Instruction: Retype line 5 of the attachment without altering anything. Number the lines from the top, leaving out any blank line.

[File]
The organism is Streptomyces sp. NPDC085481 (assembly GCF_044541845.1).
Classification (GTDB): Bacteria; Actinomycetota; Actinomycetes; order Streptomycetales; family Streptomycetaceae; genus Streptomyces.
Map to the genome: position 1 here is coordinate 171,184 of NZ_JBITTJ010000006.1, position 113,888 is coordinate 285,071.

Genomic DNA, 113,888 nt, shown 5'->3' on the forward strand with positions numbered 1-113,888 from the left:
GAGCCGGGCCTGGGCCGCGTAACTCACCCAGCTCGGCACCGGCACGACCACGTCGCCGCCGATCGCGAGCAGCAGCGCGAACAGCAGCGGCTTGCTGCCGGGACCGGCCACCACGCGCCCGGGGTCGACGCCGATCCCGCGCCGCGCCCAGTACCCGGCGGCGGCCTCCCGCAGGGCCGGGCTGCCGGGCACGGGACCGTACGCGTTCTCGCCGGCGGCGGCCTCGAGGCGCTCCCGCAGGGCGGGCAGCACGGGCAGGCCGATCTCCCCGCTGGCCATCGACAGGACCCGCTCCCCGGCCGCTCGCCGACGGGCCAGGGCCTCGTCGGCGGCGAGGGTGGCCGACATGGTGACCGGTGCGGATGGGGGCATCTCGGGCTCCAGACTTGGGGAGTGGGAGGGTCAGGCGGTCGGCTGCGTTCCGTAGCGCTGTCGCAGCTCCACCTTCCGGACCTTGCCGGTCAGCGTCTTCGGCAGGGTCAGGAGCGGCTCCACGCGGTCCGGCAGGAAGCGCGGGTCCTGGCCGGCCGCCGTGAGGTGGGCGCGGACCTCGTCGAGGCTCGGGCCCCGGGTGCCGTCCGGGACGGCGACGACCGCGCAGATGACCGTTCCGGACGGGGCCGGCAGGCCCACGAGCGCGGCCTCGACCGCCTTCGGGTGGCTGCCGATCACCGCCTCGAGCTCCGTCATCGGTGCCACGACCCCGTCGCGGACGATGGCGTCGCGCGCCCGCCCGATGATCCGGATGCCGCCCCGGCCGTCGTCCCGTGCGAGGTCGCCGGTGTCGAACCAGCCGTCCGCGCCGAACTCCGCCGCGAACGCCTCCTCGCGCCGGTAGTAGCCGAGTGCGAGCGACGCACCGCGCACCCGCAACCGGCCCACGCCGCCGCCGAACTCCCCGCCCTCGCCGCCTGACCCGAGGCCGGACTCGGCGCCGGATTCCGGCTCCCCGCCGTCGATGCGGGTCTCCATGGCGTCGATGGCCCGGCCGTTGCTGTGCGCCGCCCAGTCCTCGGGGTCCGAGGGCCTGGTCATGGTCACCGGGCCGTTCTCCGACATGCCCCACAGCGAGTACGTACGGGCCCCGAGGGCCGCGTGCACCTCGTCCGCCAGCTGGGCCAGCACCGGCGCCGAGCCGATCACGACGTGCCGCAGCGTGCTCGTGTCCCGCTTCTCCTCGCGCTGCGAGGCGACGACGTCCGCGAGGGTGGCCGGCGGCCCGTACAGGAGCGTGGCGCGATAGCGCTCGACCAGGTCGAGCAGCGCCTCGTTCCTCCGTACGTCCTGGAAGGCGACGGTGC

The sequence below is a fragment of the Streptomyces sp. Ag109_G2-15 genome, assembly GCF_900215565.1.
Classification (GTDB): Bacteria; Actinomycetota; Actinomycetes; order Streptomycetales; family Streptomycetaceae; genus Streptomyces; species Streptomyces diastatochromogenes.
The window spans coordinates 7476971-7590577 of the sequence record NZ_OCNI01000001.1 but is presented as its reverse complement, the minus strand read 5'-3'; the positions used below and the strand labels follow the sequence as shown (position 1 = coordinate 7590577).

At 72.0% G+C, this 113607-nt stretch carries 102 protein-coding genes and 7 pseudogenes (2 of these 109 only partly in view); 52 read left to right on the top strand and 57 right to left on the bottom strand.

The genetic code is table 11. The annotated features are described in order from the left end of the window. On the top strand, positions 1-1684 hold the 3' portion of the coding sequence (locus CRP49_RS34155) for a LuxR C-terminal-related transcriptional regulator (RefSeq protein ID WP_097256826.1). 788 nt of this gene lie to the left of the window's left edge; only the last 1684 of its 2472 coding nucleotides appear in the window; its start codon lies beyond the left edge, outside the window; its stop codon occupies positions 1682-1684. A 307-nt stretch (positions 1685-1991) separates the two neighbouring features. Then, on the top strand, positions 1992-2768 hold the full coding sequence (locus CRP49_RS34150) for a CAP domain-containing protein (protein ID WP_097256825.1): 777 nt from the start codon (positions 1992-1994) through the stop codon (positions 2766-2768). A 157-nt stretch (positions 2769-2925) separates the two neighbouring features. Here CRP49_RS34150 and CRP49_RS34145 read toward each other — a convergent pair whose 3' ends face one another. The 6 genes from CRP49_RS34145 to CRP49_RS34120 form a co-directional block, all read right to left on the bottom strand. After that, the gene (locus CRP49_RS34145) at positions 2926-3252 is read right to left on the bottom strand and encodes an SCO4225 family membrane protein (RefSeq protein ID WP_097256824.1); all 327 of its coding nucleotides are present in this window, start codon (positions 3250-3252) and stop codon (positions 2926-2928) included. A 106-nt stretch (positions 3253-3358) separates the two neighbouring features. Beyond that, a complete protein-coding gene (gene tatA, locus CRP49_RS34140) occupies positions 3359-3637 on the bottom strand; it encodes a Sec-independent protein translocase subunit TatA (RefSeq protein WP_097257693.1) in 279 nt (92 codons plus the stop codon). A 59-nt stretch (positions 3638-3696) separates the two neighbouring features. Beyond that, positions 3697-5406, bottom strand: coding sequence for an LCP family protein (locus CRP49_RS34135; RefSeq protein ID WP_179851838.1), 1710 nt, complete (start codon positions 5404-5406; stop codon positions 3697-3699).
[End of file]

GAGCCGGGCCTGGGCCGCGTAACTCACCCAGCTCGGCACCGGCACGACCACGTCGCCGCCGATCGCGAGCAGCAGCGCGAACAGCAGCGGCTTGCTGCCGGGACCGGCCACCACGCGCCCGGGGTCGACGCCGATCCCGCGCCGCGCCCAGTACCCGGCGGCGGCCTCCCGCAGGGCCGGGCTGCCGGGCACGGGACCGTACGCGTTCTCGCCGGCGGCGGCCTCGAGGCGCTCCCGCAGGGCGGGCAGCACGGGCAGGCCGATCTCCCCGCTGGCCATCGACAGGACCCGCTCCCCGGCCGCTCGCCGACGGGCCAGGGCCTCGTCGGCGGCGAGGGTGGCCGACATGGTGACCGGTGCGGATGGGGGCATCTCGGGCTCCAGACTTGGGGAGTGGGAGGGTCAGGCGGTCGGCTGCGTTCCGTAGCGCTGTCGCAGCTCCACCTTCCGGACCTTGCCGGTCAGCGTCTTCGGCAGGGTCAGGAGCGGCTCCACGCGGTCCGGCAGGAAGCGCGGGTCCTGGCCGGCCGCCGTGAGGTGGGCGCGGACCTCGTCGAGGCTCGGGCCCCGGGTGCCGTCCGGGACGGCGACGACCGCGCAGATGACCGTTCCGGACGGGGCCGGCAGGCCCACGAGCGCGGCCTCGACCGCCTTCGGGTGGCTGCCGATCACCGCCTCGAGCTCCGTCATCGGTGCCACGACCCCGTCGCGGACGATGGCGTCGCGCGCCCGCCCGATGATCCGGATGCCGCCCCGGCCGTCGTCCCGTGCGAGGTCGCCGGTGTCGAACCAGCCGTCCGCGCCGAACTCCGCCGCGAACGCCTCCTCGCGCCGGTAGTAGCCGAGTGCGAGCGACGCACCGCGCACCCGCAACCGGCCCACGCCGCCGCCGAACTCCCCGCCCTCGCCGCCTGACCCGAGGCCGGACTCGGCGCCGGATTCCGGCTCCCCGCCGTCGATGCGGGTCTCCATGGCGTCGATGGCCCGGCCGTTGCTGTGCGCCGCCCAGTCCTCGGGGTCCGAGGGCCTGGTCATGGTCACCGGGCCGTTCTCCGACATGCCCCACAGCGAGTACGTACGGGCCCCGAGGGCCGCGTGCACCTCGTCCGCCAGCTGGGCCAGCACCGGCGCCGAGCCGATCACGACGTGCCGCAGCGTGCTCGTGTCCCGCTTCTCCTCGCGCTGCGAGGCGACGACGTCCGCGAGGGTGGCCGGCGGCCCGTACAGGAGCGTGGCGCGATAGCGCTCGACCAGGTCGAGCAGCGCCTCGTTCCTCCGTACGTCCTGGAAGGCGACGGTGC